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Fiber Cement Board
Fiber Cement Board

Fiber Cement Backer Board for Ceramic Tile: Nothing Dresses up a High-Moisture Area Like a Remodel Done Right

The most popular brand is James Hardi backer board (HardieBacker), followed closely by USG’s DUROCK and Wonderboard. But regardless of the brand, the two primary reasons for using this wall and floor construction material is for strength, primarily on the floor, and to provide a moisture barrier for wall cavities and plywood subfloors.

How to Install HardieBacker Cement Board  :  James Hardie

Floor Preparation

Particle board is never an acceptable subfloor for this project. If that’s what the home has, take it out and install a plywood subfloor.

When installing floor tile, obviously the fiber cement board must go down first. The subfloor should be as flat as possible, without high spots or cavities. In this situation, “flat” is not the same as “level”. Floors must have a bedding coat applied before laying the boards down.

This is meant to provide adequate and evenly distributed support, but should not be thought of as a floor leveling compound. Thinset is the best bedding coat to use, and it is advantageous to add an acrylic admixture to it, substituting it for water. This adds flexibility to the mixture.

The boards should be screwed down with special screws designed for the purpose. Leave a 1/8” gap between all joints.

Sealing the Board Joints

The joints need to be sealed on both the floor and on walls. Some sources recommend using fiberglass mesh drywall tape, but this is a bad move. It’s better to spend the extra money for cement board tape. It will resist the alkali in the cement while drywall tape will not.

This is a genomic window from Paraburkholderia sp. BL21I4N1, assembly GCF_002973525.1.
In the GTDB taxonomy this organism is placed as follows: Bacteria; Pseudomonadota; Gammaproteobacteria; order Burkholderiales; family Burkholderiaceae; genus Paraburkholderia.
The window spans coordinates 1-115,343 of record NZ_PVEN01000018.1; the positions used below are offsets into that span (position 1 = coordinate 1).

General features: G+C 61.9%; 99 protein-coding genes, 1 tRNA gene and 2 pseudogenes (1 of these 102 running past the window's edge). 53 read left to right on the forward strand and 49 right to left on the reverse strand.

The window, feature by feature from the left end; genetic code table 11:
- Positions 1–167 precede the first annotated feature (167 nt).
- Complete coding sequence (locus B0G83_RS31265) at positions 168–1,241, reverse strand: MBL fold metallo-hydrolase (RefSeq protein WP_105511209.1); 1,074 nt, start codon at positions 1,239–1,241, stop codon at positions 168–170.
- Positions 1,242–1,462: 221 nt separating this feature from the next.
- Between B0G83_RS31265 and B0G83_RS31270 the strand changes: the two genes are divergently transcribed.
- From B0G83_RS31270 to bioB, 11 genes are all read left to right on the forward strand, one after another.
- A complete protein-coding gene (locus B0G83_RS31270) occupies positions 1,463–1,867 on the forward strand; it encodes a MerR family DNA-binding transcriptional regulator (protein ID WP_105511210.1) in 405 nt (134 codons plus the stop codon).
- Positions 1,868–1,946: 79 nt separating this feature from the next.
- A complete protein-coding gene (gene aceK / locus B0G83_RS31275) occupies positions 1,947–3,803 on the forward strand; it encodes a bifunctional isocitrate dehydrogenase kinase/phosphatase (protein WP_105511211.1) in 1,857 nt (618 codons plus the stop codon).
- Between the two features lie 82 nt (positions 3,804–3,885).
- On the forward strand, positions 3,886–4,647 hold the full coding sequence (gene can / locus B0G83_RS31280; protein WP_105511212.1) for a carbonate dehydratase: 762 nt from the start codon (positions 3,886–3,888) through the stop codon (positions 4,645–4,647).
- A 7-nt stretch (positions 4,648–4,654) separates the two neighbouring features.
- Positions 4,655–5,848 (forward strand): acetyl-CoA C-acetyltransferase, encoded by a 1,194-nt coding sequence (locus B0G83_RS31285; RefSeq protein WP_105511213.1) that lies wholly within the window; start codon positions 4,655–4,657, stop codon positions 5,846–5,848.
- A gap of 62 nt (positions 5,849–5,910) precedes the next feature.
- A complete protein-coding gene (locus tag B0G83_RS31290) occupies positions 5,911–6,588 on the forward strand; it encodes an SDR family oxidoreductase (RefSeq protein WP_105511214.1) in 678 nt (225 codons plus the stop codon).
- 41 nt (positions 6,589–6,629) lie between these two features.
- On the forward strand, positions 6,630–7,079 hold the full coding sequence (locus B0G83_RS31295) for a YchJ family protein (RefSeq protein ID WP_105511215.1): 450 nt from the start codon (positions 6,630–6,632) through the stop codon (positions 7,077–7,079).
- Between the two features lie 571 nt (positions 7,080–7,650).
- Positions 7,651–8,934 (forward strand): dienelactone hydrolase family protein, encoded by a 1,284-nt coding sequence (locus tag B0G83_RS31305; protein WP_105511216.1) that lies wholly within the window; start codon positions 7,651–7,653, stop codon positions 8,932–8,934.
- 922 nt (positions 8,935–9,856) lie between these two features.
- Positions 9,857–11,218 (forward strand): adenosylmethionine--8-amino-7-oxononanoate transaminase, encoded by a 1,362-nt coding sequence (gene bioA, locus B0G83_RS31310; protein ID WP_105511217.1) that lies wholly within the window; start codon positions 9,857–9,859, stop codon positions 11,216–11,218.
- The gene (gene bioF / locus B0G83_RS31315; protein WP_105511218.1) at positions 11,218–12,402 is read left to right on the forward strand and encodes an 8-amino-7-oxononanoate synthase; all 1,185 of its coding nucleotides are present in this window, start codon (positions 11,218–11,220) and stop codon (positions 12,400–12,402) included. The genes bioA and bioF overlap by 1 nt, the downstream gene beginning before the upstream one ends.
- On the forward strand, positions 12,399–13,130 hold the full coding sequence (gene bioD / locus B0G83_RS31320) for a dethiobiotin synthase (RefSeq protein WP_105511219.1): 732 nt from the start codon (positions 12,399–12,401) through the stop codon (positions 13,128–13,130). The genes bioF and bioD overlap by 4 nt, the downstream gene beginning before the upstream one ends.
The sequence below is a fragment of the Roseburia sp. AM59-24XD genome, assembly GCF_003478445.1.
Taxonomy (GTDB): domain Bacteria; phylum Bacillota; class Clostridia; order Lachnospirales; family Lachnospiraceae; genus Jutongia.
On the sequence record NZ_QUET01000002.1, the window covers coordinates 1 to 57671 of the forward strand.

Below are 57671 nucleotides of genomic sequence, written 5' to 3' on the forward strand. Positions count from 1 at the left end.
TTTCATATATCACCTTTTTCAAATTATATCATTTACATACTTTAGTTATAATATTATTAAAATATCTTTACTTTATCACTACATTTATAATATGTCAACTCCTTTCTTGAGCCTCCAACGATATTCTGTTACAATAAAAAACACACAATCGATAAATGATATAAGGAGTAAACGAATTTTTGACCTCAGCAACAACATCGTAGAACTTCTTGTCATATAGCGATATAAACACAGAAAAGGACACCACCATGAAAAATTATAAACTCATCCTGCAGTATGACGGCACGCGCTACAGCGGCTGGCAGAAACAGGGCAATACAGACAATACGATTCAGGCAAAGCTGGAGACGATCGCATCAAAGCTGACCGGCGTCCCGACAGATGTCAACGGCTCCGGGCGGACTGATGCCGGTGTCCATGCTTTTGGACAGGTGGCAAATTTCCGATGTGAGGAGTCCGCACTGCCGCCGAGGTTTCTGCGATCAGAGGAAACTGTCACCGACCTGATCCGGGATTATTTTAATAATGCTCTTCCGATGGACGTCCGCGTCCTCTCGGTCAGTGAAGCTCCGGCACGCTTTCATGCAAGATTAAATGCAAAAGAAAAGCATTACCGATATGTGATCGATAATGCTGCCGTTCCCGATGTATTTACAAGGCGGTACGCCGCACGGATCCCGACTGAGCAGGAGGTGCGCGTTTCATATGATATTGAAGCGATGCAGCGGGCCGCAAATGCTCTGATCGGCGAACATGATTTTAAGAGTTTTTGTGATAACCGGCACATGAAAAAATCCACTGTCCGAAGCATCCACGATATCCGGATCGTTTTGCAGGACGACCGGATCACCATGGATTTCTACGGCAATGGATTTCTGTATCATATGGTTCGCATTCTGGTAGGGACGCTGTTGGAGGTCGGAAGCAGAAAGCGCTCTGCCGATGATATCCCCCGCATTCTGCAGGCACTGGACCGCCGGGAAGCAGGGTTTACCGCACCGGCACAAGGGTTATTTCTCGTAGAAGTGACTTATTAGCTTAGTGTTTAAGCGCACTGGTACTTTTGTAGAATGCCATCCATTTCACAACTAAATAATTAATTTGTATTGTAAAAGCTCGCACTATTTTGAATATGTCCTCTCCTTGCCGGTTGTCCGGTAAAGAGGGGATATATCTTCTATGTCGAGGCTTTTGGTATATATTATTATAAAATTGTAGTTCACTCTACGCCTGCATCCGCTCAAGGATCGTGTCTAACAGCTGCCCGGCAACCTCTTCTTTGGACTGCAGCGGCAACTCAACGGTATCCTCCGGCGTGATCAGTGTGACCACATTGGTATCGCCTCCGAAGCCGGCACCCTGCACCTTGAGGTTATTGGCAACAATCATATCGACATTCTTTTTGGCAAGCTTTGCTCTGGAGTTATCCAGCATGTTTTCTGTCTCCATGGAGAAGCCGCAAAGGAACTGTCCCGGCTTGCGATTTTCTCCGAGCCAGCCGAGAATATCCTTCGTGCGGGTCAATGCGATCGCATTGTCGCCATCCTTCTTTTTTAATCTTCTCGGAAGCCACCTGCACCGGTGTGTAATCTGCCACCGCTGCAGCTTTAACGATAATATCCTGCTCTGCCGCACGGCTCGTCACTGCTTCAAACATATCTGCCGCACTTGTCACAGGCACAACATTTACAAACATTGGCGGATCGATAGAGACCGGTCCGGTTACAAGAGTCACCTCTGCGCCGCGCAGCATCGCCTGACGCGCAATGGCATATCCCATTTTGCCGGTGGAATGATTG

After applying the tape, skim the joint with thinset. The technique is the same as taping and floating drywall.

Sealing the Board Joints

Sealing the Board Joints – image by

Preparing Tub and Shower Surround Walls

Here is a gray area. Some manufacturers recommend a vapor barrier between the wall studs and the boards; some do not. Some local building codes address this; some do not. The best bet is to follow the code first, then the recommendation. And finally, it never hurts.

On base of walls and at tub edges, do not allow the board to touch the lower surface. Leave a 1/4” gap that can be caulked later. Leave a 1/8” gap between all joints.

Cutting Fiber Cement Board

The manufacturers instructions will give their recommendations. HardieBacker board recommends scoring with a carbide blade knife and snapping. For circular holes, they recommend scoring and whacking it with a hammer.

Other manufacturers allow using grinders and jigsaws with carbide blades. Regardless of the method used, it’s a good idea to use a respirator to avoid inhaling silica dust. Also, use safety glasses to guard against chips.

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